His study results directly challenge a major assumption among academics and activists in Canada that to appeal to conservative-leaning voters, we should appeal to them by framing homelessness investments as offering the potential to save money to the taxpayer in the long-run.

“We find no evidence for this,” he says. “In fact, the opposite. The more a person ‘costs’ the system by being homeless, the less conservatives are willing to invest in that individual, even if that investment would save taxpayer resources in the long-term. Unless that person is described as suffering from mental illness. Then both progressives and conservatives tend to deem them as deserving.”

Doberstein says the research gives a clear indication that advocates and policymakers should stop emphasizing the potential cost savings associated with addressing homelessness as a way to generate public support to enhance investments for those chronically homeless. Instead, he suggests, they emphasize the stories of people and their unique experiences that led them to become homeless.

The study was recently published in the International Journal of Social Welfare.

Related: Greyhound exit leaves gap for homeless, domestic violence shelters

Related: Premier acknowledges homeless issue ‘a serious challenge’


@VernonNews
newstips@vernonmorningstar.com

Like us on Facebook and follow us on Twitter.

Just Posted

New Seven Sisters replacement confirmed

Mental health facility will have 25 beds, up from 20 in current facility

Terrace hospital’s business plan approved

Health Minister’s announcement opens door to construction phase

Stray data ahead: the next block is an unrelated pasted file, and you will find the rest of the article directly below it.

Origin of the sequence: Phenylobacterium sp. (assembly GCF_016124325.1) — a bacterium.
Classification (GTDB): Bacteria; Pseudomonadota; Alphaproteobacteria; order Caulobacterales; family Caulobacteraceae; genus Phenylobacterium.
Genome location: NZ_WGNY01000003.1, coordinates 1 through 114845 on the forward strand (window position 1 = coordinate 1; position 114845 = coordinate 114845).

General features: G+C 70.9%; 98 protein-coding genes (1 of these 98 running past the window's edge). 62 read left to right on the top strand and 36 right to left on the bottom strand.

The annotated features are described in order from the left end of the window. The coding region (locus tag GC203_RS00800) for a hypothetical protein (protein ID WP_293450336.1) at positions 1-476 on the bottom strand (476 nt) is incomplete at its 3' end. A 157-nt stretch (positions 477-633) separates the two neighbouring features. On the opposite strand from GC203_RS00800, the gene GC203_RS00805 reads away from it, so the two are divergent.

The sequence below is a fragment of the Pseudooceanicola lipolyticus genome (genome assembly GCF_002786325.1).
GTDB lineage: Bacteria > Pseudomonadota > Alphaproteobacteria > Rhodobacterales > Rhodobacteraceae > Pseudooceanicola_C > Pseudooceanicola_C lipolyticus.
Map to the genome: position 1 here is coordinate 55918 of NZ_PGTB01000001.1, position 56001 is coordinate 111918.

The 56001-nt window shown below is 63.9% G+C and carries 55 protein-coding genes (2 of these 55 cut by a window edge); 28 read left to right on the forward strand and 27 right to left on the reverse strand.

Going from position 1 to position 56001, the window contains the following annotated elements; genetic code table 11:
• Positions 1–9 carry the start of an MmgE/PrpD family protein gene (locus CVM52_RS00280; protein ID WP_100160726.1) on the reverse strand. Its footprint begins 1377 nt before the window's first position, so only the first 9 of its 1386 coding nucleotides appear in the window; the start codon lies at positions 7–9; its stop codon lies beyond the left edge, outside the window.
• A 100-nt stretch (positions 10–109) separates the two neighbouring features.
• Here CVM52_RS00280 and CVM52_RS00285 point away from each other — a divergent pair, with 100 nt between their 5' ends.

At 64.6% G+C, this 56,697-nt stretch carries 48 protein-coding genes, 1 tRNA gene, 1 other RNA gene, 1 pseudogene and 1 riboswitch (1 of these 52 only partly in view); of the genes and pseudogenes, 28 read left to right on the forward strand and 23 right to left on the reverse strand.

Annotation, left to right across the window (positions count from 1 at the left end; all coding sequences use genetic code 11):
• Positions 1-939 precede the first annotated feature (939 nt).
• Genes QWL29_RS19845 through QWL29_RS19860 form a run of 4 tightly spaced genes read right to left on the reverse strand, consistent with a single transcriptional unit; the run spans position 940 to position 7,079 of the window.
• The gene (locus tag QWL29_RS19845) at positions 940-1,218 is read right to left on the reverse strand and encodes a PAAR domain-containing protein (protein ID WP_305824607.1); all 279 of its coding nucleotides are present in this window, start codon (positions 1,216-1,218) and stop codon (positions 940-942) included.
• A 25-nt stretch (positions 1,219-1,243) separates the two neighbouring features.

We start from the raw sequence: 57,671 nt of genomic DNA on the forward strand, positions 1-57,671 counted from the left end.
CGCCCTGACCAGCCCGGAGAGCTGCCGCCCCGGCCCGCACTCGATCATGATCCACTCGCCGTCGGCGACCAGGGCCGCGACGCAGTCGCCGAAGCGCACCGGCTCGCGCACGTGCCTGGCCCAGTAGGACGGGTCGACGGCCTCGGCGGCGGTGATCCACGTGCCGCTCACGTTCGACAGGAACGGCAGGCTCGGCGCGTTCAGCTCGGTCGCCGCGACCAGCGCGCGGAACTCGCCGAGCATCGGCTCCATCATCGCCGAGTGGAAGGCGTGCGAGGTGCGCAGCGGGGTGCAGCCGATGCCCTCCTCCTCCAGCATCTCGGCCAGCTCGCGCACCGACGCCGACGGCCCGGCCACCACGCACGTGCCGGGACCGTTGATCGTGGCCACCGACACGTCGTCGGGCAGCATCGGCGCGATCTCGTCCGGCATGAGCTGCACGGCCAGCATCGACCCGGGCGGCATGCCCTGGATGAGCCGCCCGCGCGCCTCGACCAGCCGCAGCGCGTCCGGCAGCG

Convicted animal abuser Catherine Adams to return to Quesnel court next week

Adams is facing a breach of probation charge stemming from a 2015 conviction in Smithers

Northwest Fire Centre open burn ban lifted

Recent rain, cooler temperatures have lowered the region’s fire risk

Telkwa pot plant application passes review

Cannabis company claims new Health Canada regulations are working in its favour

Killer of Calgary mother, daughter gets no parole for 50 years

A jury found Edward Downey guilty last year in the deaths of Sara Baillie, 34, and five-year-old Taliyah Marsman

Cost jumps 35% for Trans-Canada Highway widening in B.C.

Revelstoke-area stretch first awarded under new union deal

Is vegan food a human right? Ontario firefighter battling B.C. blaze argues it is

Adam Knauff says he had to go hungry some days because there was no vegan food

Winds helping in battle against fire threatening northern Alberta town

Nearly 5,000 people have cleared out of High Level and nearby First Nation

B.C. sends 267 firefighters to help battle Alberta wildfires

Out of control fires have forced evacuations in the province

LETTER: Fletcher ‘blurs reality’ on B.C. union public construction

Bridge, highway projects awarded to companies, not unions

Federal government funds millions to help B.C. police spot drugged driving

Many police departments have expressed wariness about using the only government-approved roadside test

Judge: Mississippi 6-week abortion ban ‘smacks of defiance’

The new law would prohibit most abortions once a fetal heartbeat can be detected

Most Read